• The Office of Chief Judge of a Federal Court of Appeals (Sonnet Lecture), 53 Fordham Law Review 369 (1985)
  • Judicial Independence, 36 Syracuse Law Review 885 (1985)
  • The State of the Second Circuit (Transcript), 106 F.R.D. 121 (1985)
  • Unique Customs and Practices of the Second Circuit (Inaugural Kaplan Lecture) 14 Hofstra Law Review 297 (1986)
  • In Memoriam: Henry J. Friendly, 99 Harvard Law Review 1713 (1986)
  • The Coming Deterioration of the Federal Judiciary, 42 The Record 179 (1987)
  • Is Diversity Jurisdiction an Idea Whose Time Has Passed?, New York State Bar Journal, July, 1989
  • Foreword, Distinctive Practices of The Second Circuit, Foundation of the Federal Bar Council, 1989
  • Senior Judges: A National Resource, 56 Brooklyn Law Review 409 (1990)
  • Arbitration and Antitrust: An Introduction, 44 New York University Law Review 1069 (1969)
  • Recent Developments in the Law of Privacy, 48 Columbus Law Review 713 (1948)
  • The Role of the Judge, The Grand Design of America's Justice System, 30 Series, Institute of Comparative Law 81, Ch University, Japan, 1995
  • Introduction, Dialogue Between Hon. Frank A. Easterbrook and Hon. John J. Gibbons on Approaches to Judicial Review, The Blessings of Liberty, An Enduring Constitution in a Changing World, Random House, 1989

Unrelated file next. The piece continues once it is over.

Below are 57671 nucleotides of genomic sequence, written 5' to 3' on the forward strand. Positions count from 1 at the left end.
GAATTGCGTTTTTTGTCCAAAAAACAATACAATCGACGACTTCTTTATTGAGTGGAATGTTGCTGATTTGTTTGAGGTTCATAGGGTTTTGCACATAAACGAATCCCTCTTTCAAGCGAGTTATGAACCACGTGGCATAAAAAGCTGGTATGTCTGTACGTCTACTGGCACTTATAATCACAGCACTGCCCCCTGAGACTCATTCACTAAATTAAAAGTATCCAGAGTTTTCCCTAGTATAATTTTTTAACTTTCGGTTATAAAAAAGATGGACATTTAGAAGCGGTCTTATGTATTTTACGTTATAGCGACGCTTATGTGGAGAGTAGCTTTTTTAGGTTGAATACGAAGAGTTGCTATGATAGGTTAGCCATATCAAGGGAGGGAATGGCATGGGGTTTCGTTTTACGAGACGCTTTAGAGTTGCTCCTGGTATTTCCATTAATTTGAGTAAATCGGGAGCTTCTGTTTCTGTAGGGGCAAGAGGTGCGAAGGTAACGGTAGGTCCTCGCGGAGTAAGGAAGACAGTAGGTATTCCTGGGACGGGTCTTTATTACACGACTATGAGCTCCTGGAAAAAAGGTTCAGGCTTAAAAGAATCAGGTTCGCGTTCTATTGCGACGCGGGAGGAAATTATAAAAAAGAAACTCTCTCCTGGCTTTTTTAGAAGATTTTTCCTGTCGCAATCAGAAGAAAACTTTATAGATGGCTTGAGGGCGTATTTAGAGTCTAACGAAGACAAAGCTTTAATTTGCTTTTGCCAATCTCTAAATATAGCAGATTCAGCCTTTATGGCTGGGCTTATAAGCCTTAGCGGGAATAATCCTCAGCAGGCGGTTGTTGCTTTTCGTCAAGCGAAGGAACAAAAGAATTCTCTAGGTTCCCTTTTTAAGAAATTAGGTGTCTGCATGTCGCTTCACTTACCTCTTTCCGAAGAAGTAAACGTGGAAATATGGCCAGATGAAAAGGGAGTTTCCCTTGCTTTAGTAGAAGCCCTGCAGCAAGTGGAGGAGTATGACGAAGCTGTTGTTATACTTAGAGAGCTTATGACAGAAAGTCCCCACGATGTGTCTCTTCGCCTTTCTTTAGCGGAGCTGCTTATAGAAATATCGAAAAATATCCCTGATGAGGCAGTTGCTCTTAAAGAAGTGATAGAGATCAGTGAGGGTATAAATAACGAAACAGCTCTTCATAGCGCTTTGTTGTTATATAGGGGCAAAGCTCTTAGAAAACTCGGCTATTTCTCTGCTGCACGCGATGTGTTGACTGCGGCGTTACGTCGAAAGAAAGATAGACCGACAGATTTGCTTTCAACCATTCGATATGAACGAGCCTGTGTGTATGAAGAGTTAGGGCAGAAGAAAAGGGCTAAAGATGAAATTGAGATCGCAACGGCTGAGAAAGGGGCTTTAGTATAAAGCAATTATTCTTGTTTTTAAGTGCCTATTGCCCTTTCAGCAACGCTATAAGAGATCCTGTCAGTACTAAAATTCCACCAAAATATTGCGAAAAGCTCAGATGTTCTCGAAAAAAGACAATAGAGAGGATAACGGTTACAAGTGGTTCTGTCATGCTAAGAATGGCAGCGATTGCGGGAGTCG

• A View From the Bench, Experience, The Magazine of the Senior Lawyers Division (ABA) Vol. 7, #1, p. 22, Fall, 1996


  1. ^ Jews in American Politics By Louis Sandy Maisel, Ira N. Forman, Donald Altschiller pg 456
  2. ^ "Alumni News". Columbia College Today. July 2004. Retrieved 2020.
  3. ^ "Wilfred Feinberg, Venerable Federal Jurist and Distinguished Law School Alumnus, Dies at Age 94". www.law.columbia.edu. Retrieved .
  4. ^ a b c Wilfred Feinberg at the Biographical Directory of Federal Judges, a public domain publication of the Federal Judicial Center.
  5. ^ "WILFRED FEINBERG's Obituary by New York Times". Legacy.com. Retrieved .
  6. ^ Aff'd sub nom. Goldberg v. Kelly, 397 U.S. 254, 271 (1970).
  7. ^ See Maurice Rosenberg, Chief Judge Wilfred Feinberg: A Twenty-fifth Year Tribute, 86 Columbia Law Review 1505 (1986).
  8. ^ "UC Davis School of Law - Faculty & Administration - joo - Thomas W. Joo". Law.ucdavis.edu. Retrieved .

External links

Legal offices
Preceded by
Seat established by 75 Stat. 80

Succeeded by
Milton Pollack
Preceded by
Thurgood Marshall

Succeeded by
Dennis Jacobs
Preceded by
Irving Kaufman

Succeeded by
James L. Oakes

  This article uses material from the Wikipedia page available here. It is released under the Creative Commons Attribution-Share-Alike License 3.0.



Music Scenes